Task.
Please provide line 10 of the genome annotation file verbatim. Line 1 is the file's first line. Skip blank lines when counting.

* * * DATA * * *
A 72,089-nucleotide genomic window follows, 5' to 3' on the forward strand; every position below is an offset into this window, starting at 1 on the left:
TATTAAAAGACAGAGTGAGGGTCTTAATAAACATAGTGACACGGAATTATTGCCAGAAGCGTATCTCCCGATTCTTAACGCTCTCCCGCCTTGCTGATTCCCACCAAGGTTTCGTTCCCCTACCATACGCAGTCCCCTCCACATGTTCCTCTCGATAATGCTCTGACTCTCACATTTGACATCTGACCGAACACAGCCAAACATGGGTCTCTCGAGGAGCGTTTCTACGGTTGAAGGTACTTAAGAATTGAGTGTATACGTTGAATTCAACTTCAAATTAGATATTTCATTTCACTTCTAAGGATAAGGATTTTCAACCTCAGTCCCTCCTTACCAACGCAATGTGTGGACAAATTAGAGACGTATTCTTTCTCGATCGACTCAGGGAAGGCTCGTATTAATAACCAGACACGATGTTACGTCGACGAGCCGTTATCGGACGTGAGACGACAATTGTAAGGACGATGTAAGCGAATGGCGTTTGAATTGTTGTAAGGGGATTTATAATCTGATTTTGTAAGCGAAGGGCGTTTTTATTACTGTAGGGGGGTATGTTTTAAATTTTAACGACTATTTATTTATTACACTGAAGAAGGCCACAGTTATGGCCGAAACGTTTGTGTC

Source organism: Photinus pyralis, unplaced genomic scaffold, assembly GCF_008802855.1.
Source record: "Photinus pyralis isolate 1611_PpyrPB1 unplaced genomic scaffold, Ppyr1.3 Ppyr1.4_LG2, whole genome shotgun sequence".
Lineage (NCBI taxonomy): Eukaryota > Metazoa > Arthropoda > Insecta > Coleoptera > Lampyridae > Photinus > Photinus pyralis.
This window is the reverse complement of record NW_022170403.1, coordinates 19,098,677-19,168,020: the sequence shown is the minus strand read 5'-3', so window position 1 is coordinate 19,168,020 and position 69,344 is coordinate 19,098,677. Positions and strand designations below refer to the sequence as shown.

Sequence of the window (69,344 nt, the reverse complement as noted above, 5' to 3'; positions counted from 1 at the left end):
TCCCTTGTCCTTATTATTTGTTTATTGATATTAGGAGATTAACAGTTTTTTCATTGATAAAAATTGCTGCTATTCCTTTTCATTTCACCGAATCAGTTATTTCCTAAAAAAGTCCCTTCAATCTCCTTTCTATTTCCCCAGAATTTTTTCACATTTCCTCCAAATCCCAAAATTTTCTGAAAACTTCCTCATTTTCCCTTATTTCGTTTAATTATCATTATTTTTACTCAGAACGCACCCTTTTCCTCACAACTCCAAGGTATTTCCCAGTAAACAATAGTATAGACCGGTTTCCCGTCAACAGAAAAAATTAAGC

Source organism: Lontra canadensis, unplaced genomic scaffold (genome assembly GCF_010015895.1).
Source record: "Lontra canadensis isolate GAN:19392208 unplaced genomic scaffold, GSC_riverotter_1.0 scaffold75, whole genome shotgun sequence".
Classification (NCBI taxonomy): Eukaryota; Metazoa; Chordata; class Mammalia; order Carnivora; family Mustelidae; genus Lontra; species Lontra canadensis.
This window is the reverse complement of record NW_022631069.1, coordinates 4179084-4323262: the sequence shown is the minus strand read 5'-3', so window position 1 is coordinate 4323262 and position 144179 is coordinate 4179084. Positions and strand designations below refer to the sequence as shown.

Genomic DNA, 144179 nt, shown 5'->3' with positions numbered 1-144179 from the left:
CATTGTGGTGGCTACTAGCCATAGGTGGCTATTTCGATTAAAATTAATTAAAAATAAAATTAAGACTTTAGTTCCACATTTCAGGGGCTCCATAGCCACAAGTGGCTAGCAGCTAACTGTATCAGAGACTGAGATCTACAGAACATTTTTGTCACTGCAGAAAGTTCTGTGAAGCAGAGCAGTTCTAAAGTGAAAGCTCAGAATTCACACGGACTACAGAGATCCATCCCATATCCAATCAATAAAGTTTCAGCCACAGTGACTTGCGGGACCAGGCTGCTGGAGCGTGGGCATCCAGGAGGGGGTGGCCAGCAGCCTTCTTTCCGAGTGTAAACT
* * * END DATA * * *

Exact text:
Source record: "Lontra canadensis isolate GAN:19392208 unplaced genomic scaffold, GSC_riverotter_1.0 scaffold75, whole genome shotgun sequence".